In these formative stages of HIV cure research, scientists have largely been focused on the challenges presented by the virus and the immune system, leaving considerations of diverse populations of HIV-positive people aside. That is beginning to change. Several presentations at the eighth IAS Conference on HIV Pathogenesis, Treatment and Prevention in Vancouver, July 19–22, addressed differences that may be pertinent to curing HIV in people treated very soon after infection versus later, adults versus children, and men versus women.
On the latter front, Dr. Jonathan Karn of Case Western Reserve University presented the first installment in a set of data from a study designed specifically to investigate sex differences that have potential ramifications for curing HIV. The study is supported by funding from the amfAR Research Consortium on HIV Eradication (ARCHE). Dr. Karn and colleagues discovered that the presence of estrogen at levels that are usual in premenopausal women can make it more difficult to flush HIV out of infected cells. The good news is that administering estrogen blockers, such as the breast cancer drug tamoxifen, can facilitate the reactivation of the virus, although this has yet to be tested in a clinical study.
Dr. Eunok Lee, working in the lab of amfAR grantee Dr. Sarah Palmer at the University of Sydney, characterized the cells in which virus persists in people treated within six months of infection versus those treated later. She described very detailed analyses of blood and tissue from these patients that suggest the virus persists in different proportions of various immune cells in each case. Moreover, this pattern of differential distribution points to the possibility that different mechanisms of persistence are being used by infected cells (either by dividing and producing identical copies of themselves, or by responding to infections and generating new copies of themselves). Dr. Lee was awarded the Lange-Van Tongeren Prize for Young Investigators for her outstanding contribution to the conference.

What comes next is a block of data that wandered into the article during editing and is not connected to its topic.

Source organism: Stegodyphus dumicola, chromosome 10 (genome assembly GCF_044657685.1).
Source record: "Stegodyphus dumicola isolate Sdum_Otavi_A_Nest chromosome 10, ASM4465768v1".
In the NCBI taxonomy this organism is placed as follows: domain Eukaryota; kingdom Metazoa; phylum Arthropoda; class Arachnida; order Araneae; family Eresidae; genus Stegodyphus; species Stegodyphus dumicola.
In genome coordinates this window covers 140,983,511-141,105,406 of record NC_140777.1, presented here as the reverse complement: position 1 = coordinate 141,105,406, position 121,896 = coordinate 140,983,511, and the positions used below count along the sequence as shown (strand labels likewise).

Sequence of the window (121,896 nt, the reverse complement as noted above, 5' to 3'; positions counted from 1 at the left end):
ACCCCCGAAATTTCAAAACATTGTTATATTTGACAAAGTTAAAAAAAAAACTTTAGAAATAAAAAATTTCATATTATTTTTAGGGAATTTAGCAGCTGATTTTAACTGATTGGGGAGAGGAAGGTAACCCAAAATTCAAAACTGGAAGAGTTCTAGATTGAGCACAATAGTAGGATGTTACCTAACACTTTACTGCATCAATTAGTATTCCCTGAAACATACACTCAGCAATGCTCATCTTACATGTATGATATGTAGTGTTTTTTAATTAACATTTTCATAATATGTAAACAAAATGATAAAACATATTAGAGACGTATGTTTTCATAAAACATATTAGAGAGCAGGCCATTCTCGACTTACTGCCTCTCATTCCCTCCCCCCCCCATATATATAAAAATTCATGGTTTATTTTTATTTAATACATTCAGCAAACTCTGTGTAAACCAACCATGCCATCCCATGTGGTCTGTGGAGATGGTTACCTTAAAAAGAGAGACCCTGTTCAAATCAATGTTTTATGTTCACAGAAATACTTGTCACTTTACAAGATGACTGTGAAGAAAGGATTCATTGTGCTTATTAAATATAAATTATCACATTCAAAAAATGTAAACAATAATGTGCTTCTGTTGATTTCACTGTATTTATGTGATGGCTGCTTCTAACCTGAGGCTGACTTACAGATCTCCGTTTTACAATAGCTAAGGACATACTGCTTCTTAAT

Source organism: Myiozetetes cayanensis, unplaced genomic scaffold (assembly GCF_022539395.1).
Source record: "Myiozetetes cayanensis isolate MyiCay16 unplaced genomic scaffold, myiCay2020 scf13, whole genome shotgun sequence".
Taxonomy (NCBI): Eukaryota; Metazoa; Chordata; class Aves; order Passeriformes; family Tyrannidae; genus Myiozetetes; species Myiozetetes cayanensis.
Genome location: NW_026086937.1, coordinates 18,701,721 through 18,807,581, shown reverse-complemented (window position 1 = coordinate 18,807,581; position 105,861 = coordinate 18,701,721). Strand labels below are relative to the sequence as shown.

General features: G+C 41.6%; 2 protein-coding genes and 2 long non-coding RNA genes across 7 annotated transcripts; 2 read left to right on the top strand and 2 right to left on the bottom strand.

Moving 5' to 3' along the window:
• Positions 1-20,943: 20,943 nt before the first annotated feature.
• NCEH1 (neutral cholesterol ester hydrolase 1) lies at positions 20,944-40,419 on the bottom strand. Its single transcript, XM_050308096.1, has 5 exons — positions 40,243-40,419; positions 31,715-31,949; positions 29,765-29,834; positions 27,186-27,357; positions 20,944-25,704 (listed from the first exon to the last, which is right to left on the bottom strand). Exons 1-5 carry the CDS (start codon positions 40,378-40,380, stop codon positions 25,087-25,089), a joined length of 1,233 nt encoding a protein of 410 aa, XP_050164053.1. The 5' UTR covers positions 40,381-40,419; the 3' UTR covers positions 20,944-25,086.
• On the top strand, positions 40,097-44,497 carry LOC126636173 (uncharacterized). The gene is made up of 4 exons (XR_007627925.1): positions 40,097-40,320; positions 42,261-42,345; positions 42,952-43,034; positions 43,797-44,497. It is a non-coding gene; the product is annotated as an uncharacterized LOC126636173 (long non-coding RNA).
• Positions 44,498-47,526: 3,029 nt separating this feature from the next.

Dr. Katherine Luzuriaga of the University of Massachusetts, whose amfAR funding helped characterize the “Mississippi child” a couple of years ago, summarized the current state of knowledge about infection that occurs just prior to or during birth. Almost a quarter of a million babies are born with HIV each year. And while this could be prevented with antiretroviral therapy administered to the mother during pregnancy, about one-third of women do not have access to such programs for the prevention of mother-to-child transmission. There is, though, the opportunity to provide very early treatment to babies born with HIV. Dr. Luzuriaga described emerging data suggesting that in infants the virus persists in different subsets of immune cells than in adults, and that this differential distribution of virus in infants may select for a more favorable outcome and smaller reservoir size if treated before three months of age.
In the first half of 2015, amfAR convened two think tanks to discuss the research opportunities in neonatal HIV infection. Newborns have immature immune systems that have not yet developed the capacity to respond to infections the way adult immune systems do. Learning from these differences may allow us to devise cure interventions specific to infants, and may also shed light on cures for adults.
Dr. Johnston is amfAR’s vice president and director of research.